“These people are just confused,” Emily whispered to me as she stared out the car window at the gay couples walking down the rainbow streets of the Castro. I was utterly offended by her statement, but I replied calmly, “Let people be who they are.” Emily and I grew up in Texas together as inseparable friends. For twelve years that was our beautiful home, and we enjoyed every moment together. Last summer, Emily visited my new home of five years, San Francisco, for the first time. It felt like no time had passed. We still laughed until our faces turned tomato red. We still screamed our favorite Taylor Swift songs as if there was no tomorrow. Nothing could get in between the love we had for each other, even our vehemently opposing opinions.
Emily’s visit sparked a period of growth in which I improved respecting values of those with an opposite viewpoint. That challenge especially reflects the stagnant state of the current political climate in the United States. Extreme polarization is preventing collaboration that could resolve any issues. Even in my daily experiences, I notice the extreme dichotomy. My friends in California stereotype my friends in Texas. My friends in Texas stereotype my friends in California. During debates in history class or jokes during lunch, I observe that these toxic assumptions produce an atmosphere of mistrust. I find that abhorrence exhausting, especially considering that I experienced the beauty on both sides beneath the stereotypes. Disagreement between opposing perspectives is healthy in creating a functioning balance. However, when the fine line between argument and hatred blurs, resolution seems impossible.
So, I try to listen with an open mind, even when that feels extremely difficult. Sometimes, pure adrenaline rushes through my body, making me want to bang my hands on the table out of complete anger towards an opinion. I have learned, though, that suppressing my emotional side during a time of disagreement and instead responding with calmness gets my point across more effectively. When that irritation begins to overtake my ability to concentrate on another person’s outlook, I always try to draw from my experiences of living both in the South and in the West. People come from different backgrounds. They are surrounded by different cultures and experiences. I don’t necessarily have to find validity in everyone’s viewpoints to at least listen to their reasoning.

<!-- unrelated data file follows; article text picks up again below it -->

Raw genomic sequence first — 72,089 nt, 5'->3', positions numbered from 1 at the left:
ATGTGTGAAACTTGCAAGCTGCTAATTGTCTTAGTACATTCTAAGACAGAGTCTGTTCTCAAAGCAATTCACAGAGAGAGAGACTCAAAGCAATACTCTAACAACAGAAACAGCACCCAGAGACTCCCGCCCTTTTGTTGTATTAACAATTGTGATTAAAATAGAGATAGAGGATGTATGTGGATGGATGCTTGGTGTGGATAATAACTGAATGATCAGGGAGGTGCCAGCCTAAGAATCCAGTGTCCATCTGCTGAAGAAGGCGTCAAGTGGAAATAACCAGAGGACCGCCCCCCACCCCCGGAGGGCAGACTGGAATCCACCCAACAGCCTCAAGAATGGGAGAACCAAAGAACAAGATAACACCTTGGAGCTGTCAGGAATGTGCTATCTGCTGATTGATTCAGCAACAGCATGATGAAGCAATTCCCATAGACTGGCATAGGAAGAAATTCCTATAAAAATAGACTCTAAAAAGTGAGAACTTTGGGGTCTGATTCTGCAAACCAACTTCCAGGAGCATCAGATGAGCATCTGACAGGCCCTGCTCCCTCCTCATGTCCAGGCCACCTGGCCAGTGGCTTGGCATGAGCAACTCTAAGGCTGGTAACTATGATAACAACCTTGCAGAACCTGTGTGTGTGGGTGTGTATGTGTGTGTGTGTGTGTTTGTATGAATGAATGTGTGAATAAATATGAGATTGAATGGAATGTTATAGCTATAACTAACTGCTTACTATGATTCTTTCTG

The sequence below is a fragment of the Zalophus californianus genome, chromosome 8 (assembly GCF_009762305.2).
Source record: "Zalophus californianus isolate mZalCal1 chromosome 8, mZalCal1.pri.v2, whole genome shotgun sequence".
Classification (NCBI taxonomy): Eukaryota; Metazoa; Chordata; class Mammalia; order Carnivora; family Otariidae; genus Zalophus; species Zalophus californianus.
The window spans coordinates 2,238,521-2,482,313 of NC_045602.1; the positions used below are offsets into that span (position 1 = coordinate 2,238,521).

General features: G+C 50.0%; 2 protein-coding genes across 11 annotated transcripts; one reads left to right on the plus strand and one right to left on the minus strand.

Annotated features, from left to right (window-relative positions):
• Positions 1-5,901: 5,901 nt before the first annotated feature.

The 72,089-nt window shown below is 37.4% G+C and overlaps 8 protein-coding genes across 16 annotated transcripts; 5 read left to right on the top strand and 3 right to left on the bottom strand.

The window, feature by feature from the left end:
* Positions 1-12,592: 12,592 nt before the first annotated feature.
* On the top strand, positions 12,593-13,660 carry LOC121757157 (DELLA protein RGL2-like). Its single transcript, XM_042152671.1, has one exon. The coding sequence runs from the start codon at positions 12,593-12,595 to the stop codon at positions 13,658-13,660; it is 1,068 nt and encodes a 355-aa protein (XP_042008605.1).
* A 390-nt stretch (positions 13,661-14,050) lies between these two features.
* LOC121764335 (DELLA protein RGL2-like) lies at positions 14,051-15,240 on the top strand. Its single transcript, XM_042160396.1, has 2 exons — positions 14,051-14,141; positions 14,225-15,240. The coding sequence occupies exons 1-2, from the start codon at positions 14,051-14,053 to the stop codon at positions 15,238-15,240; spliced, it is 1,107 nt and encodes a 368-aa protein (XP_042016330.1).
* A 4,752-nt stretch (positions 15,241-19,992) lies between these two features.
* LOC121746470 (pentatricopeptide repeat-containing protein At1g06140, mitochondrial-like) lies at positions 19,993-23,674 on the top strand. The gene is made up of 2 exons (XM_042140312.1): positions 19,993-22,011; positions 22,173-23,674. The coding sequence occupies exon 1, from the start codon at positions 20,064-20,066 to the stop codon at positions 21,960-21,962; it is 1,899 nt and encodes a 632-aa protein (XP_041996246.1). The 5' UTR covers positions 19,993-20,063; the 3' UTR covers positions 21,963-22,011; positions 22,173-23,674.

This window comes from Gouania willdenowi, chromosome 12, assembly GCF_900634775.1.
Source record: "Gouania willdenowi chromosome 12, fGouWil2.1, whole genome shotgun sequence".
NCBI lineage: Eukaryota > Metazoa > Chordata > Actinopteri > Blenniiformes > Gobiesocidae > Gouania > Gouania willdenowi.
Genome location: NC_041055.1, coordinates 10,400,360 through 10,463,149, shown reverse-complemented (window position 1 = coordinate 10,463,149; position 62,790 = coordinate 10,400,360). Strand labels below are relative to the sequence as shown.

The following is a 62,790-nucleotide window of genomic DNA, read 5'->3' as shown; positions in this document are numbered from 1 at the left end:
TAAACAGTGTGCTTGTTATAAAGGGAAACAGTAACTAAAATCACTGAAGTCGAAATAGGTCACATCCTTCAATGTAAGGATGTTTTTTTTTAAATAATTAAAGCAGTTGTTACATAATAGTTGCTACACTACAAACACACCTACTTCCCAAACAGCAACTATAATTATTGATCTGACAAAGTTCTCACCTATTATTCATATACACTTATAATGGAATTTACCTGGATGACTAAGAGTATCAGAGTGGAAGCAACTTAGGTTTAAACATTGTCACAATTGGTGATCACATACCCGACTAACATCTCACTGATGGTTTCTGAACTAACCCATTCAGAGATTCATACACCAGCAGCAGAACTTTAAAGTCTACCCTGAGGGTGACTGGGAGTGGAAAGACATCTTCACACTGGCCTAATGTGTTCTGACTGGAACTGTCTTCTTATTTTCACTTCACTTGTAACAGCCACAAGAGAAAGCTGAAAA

The more I remain nonjudgmental, the more my own beliefs develop and become nuanced. I have nothing to lose when I listen to my peers. I extract small pieces of their perspectives in order to enhance my own. If I completely disagree with their opinions, I use their counterargument to articulate a more potent version of my position. The value in telling my story is just as important as hearing another. I love group projects in school, where ideas and creativity flow between people. I adore the end of a cross country race when all the girls from different schools hug and laugh with one another. I cherish being on a soccer team, where the bond between my teammates and me is essential for achieving success. Appreciating uniqueness and connecting to different characters augments my own maturity and depth. I want to meet new people. I want to be challenged by new ideas. I want to experience new places. Despite our differences, Emily and I have a healthy relationship in which we are able to learn from one another; the acknowledgement of our individual value allows us to avoid bitterness. I strive to continue improving my ability to be comfortable with disagreement in order to learn more from my peers. I may not always send up agreeing with Emily, or other people I care about, but I should at least try to understand a different perspective. Only then can I create a bridge that connects two different ideas, allowing for a more harmonious world.
Admissions Committee Comments
Through her writing, Callie allows the admissions committee to better understand her approach to learning new perspectives. This essay highlights her personality and values and helps us imagine how she will collaborate with others throughout different spaces on campus in a diverse student body. By broadening her initial anecdote and having the majority of the essay focus on her reflections and takeaways, we were able to spend even more time learning about Callie.